It’s hard to think of many political traditions in the United States that are associated with films. But ask Americans — particularly Americans of a certain age — about the filibuster, and many will immediately think of the 1939 Frank Capra classic, “Mr. Smith Goes to Washington,” in which Jimmy Stewart played a U.S. senator fighting what he views as a corrupt system, willing to stand and speak in the Senate chamber for as long as it took to get his way. In other words, he filibustered.
What exactly is the filibuster? How did it come to be? And why is it so much more of a hot-button issue in American politics now than it was back in Capra’s time?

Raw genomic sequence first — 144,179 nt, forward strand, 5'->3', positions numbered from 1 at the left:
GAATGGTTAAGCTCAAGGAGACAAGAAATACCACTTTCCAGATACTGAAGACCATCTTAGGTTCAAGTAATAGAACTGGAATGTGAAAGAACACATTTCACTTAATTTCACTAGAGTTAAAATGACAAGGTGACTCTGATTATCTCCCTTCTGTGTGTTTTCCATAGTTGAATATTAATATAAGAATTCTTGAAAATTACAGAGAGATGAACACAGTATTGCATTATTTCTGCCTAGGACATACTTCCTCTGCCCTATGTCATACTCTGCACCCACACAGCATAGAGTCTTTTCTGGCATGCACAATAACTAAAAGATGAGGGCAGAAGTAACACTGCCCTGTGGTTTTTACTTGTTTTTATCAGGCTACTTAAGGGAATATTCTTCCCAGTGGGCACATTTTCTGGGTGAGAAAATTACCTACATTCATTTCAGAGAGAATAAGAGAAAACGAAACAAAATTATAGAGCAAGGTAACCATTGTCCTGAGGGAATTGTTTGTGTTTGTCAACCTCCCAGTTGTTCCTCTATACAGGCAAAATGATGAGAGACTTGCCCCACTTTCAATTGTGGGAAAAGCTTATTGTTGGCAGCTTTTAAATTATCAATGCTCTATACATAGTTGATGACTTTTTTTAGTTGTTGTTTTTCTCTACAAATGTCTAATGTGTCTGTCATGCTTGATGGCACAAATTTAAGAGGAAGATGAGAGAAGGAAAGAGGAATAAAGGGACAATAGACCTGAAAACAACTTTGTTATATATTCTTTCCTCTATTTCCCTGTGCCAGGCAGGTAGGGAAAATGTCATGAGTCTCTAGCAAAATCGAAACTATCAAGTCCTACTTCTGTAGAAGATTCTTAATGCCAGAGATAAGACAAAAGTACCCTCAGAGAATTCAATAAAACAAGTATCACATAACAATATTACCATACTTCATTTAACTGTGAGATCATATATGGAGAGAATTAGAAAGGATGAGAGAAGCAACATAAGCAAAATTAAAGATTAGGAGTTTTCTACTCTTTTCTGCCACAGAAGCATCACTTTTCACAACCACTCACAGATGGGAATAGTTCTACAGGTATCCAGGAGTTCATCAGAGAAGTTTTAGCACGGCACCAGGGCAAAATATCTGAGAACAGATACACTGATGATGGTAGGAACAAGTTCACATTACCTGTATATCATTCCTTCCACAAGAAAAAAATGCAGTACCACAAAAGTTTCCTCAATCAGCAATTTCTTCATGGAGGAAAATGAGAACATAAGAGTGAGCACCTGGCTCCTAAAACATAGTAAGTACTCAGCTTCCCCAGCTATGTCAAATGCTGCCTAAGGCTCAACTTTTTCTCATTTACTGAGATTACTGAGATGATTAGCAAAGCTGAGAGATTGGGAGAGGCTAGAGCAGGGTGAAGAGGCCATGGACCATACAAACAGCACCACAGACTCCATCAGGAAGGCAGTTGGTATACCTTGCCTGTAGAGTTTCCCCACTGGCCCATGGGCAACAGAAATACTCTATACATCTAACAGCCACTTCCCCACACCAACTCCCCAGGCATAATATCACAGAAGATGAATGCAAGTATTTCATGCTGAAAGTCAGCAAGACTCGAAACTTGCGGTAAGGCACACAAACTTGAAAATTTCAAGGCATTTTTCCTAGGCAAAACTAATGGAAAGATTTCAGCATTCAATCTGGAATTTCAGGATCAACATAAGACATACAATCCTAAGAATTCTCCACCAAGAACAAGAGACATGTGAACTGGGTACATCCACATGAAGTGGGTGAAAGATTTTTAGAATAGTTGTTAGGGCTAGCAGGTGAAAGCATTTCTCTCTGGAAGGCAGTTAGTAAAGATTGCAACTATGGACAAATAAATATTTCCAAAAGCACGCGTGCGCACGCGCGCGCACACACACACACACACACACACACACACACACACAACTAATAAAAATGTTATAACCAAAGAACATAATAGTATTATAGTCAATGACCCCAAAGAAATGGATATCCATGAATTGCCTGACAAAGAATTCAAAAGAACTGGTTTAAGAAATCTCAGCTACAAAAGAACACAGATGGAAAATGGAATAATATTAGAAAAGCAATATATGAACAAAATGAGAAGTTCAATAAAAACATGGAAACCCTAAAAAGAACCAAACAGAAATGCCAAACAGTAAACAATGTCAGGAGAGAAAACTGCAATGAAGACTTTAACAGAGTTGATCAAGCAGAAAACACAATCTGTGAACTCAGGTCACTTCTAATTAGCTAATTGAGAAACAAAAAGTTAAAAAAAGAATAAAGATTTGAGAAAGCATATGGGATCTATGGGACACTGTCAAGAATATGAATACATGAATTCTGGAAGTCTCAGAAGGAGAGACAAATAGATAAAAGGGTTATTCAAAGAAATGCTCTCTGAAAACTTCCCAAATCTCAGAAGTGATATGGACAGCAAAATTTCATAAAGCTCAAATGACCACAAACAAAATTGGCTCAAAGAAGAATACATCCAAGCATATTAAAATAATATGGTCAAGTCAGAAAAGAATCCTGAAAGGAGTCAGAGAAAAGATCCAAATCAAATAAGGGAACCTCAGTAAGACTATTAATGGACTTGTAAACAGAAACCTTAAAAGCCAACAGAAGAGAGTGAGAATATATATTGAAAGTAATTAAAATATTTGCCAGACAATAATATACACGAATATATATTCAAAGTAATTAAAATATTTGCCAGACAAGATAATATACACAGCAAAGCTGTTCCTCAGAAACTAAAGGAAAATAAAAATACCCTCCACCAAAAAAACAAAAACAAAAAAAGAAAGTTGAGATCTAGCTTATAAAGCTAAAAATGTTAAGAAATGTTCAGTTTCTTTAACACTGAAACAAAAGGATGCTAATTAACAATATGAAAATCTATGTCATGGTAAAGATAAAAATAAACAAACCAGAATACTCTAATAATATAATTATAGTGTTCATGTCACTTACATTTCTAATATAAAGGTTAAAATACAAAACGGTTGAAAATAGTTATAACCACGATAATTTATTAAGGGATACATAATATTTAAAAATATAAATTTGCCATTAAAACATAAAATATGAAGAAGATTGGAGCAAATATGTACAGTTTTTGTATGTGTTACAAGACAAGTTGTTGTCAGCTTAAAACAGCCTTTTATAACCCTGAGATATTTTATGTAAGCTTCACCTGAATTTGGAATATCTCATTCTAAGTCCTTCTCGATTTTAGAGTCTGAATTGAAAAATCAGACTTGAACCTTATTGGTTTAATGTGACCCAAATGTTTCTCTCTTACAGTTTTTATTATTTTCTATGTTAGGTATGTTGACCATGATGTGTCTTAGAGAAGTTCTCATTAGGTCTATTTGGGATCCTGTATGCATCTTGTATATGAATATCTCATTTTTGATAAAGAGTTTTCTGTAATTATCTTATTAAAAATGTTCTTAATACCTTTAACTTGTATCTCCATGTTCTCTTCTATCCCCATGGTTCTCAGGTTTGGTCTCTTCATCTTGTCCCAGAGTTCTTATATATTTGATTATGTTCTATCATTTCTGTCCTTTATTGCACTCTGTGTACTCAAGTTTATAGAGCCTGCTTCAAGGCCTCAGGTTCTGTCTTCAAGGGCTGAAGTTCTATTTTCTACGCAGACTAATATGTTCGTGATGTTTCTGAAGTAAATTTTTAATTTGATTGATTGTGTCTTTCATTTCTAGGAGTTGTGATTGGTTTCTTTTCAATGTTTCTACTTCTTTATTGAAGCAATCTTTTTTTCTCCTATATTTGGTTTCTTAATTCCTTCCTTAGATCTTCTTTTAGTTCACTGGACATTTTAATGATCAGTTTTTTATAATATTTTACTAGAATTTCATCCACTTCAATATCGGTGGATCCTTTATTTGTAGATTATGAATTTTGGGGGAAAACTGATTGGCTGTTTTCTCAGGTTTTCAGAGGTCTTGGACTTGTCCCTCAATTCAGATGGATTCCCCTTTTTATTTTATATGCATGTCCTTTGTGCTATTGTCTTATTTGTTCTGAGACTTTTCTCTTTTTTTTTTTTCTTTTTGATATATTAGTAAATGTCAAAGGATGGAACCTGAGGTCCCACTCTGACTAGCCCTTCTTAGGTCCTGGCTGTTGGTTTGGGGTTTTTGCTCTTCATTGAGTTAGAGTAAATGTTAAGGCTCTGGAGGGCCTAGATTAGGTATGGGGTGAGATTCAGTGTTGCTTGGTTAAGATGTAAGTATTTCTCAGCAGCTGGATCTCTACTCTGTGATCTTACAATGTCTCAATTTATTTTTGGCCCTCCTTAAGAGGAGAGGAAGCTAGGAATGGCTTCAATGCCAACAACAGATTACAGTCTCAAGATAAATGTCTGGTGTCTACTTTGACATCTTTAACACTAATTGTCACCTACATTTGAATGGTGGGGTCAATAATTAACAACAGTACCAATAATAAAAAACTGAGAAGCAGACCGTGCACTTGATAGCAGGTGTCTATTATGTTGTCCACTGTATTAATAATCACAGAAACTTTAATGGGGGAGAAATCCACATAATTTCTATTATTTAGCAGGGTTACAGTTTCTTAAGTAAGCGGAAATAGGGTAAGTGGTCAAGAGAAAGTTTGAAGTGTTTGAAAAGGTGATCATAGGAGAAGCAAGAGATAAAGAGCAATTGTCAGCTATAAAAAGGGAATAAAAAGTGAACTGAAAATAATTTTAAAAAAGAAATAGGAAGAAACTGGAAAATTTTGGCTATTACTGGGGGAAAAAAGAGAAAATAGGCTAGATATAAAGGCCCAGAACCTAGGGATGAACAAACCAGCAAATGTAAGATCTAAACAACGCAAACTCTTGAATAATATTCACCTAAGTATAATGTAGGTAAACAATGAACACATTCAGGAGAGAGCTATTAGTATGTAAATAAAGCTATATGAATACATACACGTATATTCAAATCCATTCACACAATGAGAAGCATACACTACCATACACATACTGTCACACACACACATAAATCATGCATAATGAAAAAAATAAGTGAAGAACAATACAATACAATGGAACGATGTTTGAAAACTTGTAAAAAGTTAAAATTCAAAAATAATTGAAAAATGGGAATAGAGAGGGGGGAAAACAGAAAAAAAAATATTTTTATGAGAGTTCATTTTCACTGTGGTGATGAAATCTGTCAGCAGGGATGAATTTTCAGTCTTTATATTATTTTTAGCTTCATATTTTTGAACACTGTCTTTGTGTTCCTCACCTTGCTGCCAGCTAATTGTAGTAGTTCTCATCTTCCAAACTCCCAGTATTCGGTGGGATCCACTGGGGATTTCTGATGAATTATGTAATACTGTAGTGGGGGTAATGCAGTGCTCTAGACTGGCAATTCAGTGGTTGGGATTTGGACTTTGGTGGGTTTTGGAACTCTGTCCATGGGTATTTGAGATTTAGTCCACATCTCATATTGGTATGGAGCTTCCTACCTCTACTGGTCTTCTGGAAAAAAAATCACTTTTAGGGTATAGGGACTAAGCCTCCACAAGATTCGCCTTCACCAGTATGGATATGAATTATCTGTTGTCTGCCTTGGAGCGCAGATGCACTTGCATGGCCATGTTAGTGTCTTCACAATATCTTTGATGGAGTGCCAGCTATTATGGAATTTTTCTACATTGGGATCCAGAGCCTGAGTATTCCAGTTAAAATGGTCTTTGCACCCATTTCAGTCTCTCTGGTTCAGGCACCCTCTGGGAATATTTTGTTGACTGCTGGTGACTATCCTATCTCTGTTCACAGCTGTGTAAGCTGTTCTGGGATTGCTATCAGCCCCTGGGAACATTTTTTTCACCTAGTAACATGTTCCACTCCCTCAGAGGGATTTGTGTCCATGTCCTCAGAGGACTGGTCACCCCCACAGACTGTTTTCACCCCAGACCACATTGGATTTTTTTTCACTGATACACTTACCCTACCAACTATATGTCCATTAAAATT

Grid Policy Reporter Maggie Severns takes up these questions and more in this week’s installment of the our series “No Dumb Questions.” As Severns says of the filibuster, “technically, it’s the act of blocking the vote,” and it dates to measures taken by Aaron Burr, and then Woodrow Wilson more than a century later. For the rest of the story — including the current drama and controversy surrounding the filibuster, check out Severns’ video. These aren’t “dumb questions” at all; and right now, the answers are particularly important.
More ‘No Dumb Questions’ videos
Thanks to Lillian Barkley for copy editing this article.